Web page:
This feature is particularly beneficial for table saws that have a left-tilting blade design. As the blade tilts to the left, the reverse threading ensures that the rotational force generated by the spinning blade does not loosen the blade from the arbor. It provides added stability and security, minimizing the risk of the blade becoming loose or detached during cutting.

It’s important to note that not all table saw blades are reverse threaded. Blades that tilt to the right usually have a standard threading because the rotational force naturally tightens the blade onto the arbor during operation. Therefore, the reverse threading is specific to blades that tilt left and serves as a safety measure to maintain blade stability during use.

Ebook part 1 woodworking basics

Choosing the Right Blade

Selecting the appropriate table saw blade for your woodworking projects is crucial to achieve optimal results. Let’s explore the different types of blades available and their specific applications:

Flat Top Grind (FTG) Blades

FTG blades are designed for ripping through wood quickly by cutting along the grain. These blades feature square-shaped teeth called rakers, which can chisel through wood. While FTG blades may leave behind an unfinished surface, they are ideal for cutting large wood pieces.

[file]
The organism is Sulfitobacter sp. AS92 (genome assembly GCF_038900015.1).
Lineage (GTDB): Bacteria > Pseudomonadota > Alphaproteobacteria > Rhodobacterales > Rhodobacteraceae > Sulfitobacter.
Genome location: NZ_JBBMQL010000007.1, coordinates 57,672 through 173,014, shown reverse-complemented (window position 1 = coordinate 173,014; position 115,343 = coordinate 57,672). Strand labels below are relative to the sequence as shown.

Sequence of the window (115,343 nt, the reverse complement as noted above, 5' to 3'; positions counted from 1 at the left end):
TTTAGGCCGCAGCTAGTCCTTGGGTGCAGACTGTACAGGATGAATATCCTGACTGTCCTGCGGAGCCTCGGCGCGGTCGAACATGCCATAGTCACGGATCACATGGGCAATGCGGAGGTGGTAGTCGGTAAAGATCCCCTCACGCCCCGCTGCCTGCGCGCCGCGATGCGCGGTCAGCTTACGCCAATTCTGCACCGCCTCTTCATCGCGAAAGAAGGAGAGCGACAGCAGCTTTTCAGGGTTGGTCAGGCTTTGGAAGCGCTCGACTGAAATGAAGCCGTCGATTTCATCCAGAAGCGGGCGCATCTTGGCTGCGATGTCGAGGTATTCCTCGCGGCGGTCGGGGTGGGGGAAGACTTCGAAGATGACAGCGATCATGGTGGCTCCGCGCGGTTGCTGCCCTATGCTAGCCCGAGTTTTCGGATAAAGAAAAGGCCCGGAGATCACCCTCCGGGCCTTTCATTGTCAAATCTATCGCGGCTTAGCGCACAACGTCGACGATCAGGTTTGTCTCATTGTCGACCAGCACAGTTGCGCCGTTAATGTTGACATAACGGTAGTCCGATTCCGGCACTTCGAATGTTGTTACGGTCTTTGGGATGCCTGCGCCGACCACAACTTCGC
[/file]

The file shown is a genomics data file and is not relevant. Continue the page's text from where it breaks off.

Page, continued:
Alternate Top Bevel (ATB) Blades

ATB blades, also known as ‘all-purpose’ blades, offer versatility in cutting angles. Unlike FTG blades, the teeth of ATB blades alternate directions, allowing them to work effectively at multiple angles. However, it’s worth noting that ATB blades may dull more quickly compared to other blade types.

Combination (ATBR) Blades

ATBR blades combine the features of FTG and ATB blades. They typically have 50 teeth, with 4 ATB teeth followed by one raker for every five teeth. This combination enables the blade to make clean crosscuts while still being suitable for ripping tasks. ATBR blades are often referred to as “all-purpose” blades due to their versatility.

Triple Chip Grind (TCG) Blades

TCG blades are specifically designed for handling heavy and dense materials that are too challenging for ATB, ATBR, and FTG blades. These materials may include plastic laminate, brass, and aluminum, among others. TCG blades have teeth that alternate between rakers and chamfered teeth. The chamfered teeth rough out the cut, allowing the raker to clean it up effectively.

The teeth of a blade play a crucial role in determining its performance. The angle of the teeth, known as the hook or rake, significantly impacts the cutting quality. Blades classified as all-purpose, such as ATB and ATBR blades, usually have a hook angle between 15° and 20°. Some blades may feature a zero or negative degree rake to prevent self-feeding.